The Post-Pandemic Office Return: How to Engage Your Mentoring Partner

Rebecca Rogers



4 Helpful Activities for Heading Back to the Office

If you’ve been mentoring virtually over the last couple of years, you may now be wondering how to engage your mentoring partner through the fears, anxieties, and excitement of heading back into the office or switching to a new hybrid working model. While your HR team and managers are equipped with processes to support employees in this transition, mentoring pairs haven’t received the same amount of guidance—even though mentoring conversations are a natural setting for these conversations to take place. It’s time to equip yourself with helpful tools to tackle these upcoming conversations.

The top 4 strategies to engage your mentoring partner include:

  • Check in on how they’re feeling
  • Understand how this transition can impact anxieties
  • Engage, but don’t force conversations
  • Reframe for the positive

Let’s dive into these in more detail.

1. Check in on How They’re Feeling

Our headspace determines how we will react to a situation (verbally and nonverbally). In the context of mentoring, if you are feeling anxious, frustrated, or stressed about the office transition, your emotions will play a role in your conversations. While sometimes this can be helpful for empathy, it also risks piling on to an already heated topic. Or, if you’re rather excited about heading back into the office, you may unintentionally block the space for your partner to share their concerns (and vice versa).

Engaging your mentoring in hanging chairs

If checking in on your emotions is new to you, start with a personal 2-word check-in before your mentoring meeting. Ask yourself: What two words describe how you are feeling at the moment? You can also ask yourself: What two words describe how transitioning back into the office makes me feel? As those feelings become stronger during your mentoring session, acknowledge them by name (in your head) and take a deep breath to keep them from overtaking the conversation.

2. Understand the Ways this Transition Could Increase Anxieties

Take a moment to reflect on the impact transitioning back to the office will have. Not just for you, but also for those in different life situations.

In addition to the uncertainties that come up with a change in routines, those with family obligations will need to rebalance their priorities…again.

Some will find they are monitoring their conversations more than usual, making them feel less at ease. For example, they may be nervous about making an off-the-cuff comment about vaccinations. Or, they could regret sharing excitement about upcoming travel plans now that such events are interpreted much differently than pre-pandemic.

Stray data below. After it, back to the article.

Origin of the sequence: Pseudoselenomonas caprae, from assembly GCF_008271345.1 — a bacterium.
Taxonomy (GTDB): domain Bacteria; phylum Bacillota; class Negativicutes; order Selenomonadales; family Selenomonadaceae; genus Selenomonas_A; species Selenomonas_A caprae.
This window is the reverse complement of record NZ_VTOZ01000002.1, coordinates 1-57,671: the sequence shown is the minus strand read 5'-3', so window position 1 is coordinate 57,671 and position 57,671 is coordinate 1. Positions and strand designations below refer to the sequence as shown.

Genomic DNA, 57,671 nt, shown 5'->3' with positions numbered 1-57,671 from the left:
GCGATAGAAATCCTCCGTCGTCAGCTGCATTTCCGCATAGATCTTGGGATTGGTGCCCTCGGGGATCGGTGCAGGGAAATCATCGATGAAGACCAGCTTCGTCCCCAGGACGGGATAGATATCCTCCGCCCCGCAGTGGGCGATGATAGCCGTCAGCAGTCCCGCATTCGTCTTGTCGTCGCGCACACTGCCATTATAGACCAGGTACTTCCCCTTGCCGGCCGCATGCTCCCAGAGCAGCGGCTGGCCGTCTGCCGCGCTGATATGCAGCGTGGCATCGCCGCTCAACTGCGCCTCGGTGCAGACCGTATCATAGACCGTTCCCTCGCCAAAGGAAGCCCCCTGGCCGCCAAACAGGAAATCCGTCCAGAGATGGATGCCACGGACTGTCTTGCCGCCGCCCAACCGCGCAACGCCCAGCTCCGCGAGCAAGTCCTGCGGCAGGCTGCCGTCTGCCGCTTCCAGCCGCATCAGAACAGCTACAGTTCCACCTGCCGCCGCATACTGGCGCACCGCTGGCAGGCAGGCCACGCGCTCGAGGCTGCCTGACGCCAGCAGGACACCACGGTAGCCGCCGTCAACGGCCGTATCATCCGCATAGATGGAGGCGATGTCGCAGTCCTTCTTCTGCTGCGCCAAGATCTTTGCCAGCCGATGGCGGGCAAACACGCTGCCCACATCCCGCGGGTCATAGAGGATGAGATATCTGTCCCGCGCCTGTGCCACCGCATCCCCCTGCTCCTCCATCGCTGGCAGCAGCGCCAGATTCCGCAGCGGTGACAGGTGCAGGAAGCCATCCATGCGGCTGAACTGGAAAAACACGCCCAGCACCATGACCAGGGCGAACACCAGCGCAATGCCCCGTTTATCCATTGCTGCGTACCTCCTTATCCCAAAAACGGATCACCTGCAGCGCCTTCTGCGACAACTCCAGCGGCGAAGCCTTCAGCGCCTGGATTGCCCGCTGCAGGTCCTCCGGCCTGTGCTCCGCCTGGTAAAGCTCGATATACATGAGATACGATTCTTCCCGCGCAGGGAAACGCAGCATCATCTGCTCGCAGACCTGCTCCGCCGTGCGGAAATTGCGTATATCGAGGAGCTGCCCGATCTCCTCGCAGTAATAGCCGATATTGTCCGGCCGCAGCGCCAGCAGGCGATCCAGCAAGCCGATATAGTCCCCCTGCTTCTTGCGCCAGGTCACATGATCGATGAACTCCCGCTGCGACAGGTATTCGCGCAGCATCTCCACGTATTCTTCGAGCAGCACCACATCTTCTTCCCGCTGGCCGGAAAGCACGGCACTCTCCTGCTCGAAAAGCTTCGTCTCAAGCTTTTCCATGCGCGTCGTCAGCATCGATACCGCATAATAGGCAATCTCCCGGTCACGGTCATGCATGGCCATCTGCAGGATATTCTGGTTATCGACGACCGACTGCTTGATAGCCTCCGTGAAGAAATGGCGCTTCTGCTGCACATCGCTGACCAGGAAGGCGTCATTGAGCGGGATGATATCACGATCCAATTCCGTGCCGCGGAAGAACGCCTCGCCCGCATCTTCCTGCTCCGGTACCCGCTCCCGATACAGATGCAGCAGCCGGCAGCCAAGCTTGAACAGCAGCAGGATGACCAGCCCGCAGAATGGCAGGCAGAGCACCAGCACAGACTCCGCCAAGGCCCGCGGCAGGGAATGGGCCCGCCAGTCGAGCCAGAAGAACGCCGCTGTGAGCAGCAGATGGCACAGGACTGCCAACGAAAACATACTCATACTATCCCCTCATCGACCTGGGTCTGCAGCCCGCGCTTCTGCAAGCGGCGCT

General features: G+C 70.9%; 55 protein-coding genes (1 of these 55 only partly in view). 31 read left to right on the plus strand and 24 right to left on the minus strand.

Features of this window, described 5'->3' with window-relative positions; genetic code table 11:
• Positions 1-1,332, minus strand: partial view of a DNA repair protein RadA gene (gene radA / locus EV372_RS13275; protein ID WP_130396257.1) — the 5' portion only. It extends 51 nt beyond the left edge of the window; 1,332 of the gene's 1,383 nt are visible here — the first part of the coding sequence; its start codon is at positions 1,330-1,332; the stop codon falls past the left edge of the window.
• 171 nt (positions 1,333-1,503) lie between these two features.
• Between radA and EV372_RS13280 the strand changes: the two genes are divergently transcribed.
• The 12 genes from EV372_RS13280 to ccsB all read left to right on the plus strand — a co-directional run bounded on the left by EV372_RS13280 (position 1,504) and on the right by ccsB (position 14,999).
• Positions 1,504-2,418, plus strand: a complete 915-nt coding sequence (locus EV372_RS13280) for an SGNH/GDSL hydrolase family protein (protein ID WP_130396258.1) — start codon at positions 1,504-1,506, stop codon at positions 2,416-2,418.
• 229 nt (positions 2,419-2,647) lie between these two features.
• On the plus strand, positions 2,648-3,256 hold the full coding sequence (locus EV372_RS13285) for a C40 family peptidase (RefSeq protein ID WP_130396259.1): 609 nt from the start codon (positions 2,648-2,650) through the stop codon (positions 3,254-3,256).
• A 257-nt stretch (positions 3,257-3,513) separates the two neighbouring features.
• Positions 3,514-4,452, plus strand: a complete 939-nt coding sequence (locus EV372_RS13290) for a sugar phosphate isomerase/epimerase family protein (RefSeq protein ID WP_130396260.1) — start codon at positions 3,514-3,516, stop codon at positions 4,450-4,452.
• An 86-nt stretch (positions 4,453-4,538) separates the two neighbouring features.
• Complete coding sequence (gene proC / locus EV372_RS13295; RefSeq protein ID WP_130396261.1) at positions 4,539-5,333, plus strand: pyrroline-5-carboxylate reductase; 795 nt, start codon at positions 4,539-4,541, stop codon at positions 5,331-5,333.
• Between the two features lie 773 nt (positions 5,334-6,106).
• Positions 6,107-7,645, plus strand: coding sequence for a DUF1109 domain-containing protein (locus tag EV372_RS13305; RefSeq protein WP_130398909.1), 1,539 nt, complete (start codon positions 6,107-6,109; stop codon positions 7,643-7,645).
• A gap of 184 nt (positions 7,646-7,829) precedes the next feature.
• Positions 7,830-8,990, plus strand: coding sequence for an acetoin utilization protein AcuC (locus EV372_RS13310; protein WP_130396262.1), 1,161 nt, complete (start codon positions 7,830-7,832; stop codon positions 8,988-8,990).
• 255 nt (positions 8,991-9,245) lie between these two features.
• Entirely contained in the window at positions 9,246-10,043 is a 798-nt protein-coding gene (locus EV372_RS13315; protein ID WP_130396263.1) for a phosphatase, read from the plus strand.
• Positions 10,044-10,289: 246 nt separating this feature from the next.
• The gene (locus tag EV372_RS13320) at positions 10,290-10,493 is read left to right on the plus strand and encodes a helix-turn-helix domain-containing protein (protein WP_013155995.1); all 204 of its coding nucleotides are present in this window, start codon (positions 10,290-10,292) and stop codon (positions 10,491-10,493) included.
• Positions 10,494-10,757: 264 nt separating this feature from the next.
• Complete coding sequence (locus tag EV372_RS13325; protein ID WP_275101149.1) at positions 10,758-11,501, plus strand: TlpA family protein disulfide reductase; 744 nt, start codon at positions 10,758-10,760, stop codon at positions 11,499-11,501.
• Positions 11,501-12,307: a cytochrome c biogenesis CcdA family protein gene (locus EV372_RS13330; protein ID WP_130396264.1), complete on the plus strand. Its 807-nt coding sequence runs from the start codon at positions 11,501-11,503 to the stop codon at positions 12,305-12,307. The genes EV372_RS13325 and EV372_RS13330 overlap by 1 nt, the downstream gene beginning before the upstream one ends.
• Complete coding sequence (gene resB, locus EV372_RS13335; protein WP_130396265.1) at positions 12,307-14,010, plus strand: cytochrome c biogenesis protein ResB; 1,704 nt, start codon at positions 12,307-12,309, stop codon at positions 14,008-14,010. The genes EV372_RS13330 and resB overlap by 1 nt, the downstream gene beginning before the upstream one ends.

For others, working from home was a great option to manage social anxieties. If that option is not available, those individuals will find themselves in fight or flight mode more often and may have trouble keeping up with their productivity.

3. Engage, but Don’t Force the Conversation

Your mentoring partner may not be aware that your relationship is an appropriate place to share thoughts and feelings on transitioning back into the office. Kick-off your meeting by checking in on how they are feeling about going back to work. Your partner may not be ready to engage at that moment, and that’s okay. If they try to change the topic or begin to look physically uncomfortable, don’t force the conversation. The important thing is you’ve opened up the door if and when your mentoring partner is ready.

It will also be important to keep an open mind. Your mentoring partner may have different opinions on how to approach the pandemic—which can be a particularly challenging experience. Keep it specific by focusing the conversation on the pandemic’s impact on work. If the conversation starts heading to broader facts or topics, try to respond in a non-accusatory, non-judgemental manner. For ideas on offering supportive responses, check out this Harvard Business Review guide on how supportive leaders approach emotional conversations.

4. Reframe for the Positive

As humans, we may find we subscribe to a negativity bias—in other words, focusing on the negative. This means all the stressors that bombard us on a daily basis take up a ton of space in our psyches. Cognitive Behavioral Therapy tells us that we can counterbalance this bias by intentionally acknowledging the positives. Here are some ways this could show up in your mentoring relationship:

  • Social connections are good for our stress levels and for preventing burnout. Working from home eliminated almost all informal workplace social connections—the quick “good job” in the hallway after a meeting, or the impromptu “what are you watching on TV?” coffee chats. Those are back and make us feel good!
  • We’re all in this together. Remember, change is hard for everyone. Those feelings that popped up in your 2-word check-in? They are valid. Remember that, and validate your mentoring partner’s feelings. Then, focus on anything you are able to directly control rather than the unknowns or out-of-reach concerns.
  • Change opens up other doors for us. This is a great opportunity to focus on benefits that aren’t afforded in the WFH world. For example, is there a last-minute opportunity to invite your partner to an interesting meeting now that you are in the same space? Can you revisit walking meetings?
  • Use this as an opportunity to prioritize mental health. As a mentor or mentee, you might not be fully versed in the mental health benefits available at your company. Help your partner by encouraging them to reach out to HR and ask for a full rundown.

And remember, even in an office environment, you can still manage your mentoring relationship virtually if that is most comfortable for you.

Rebecca Rogers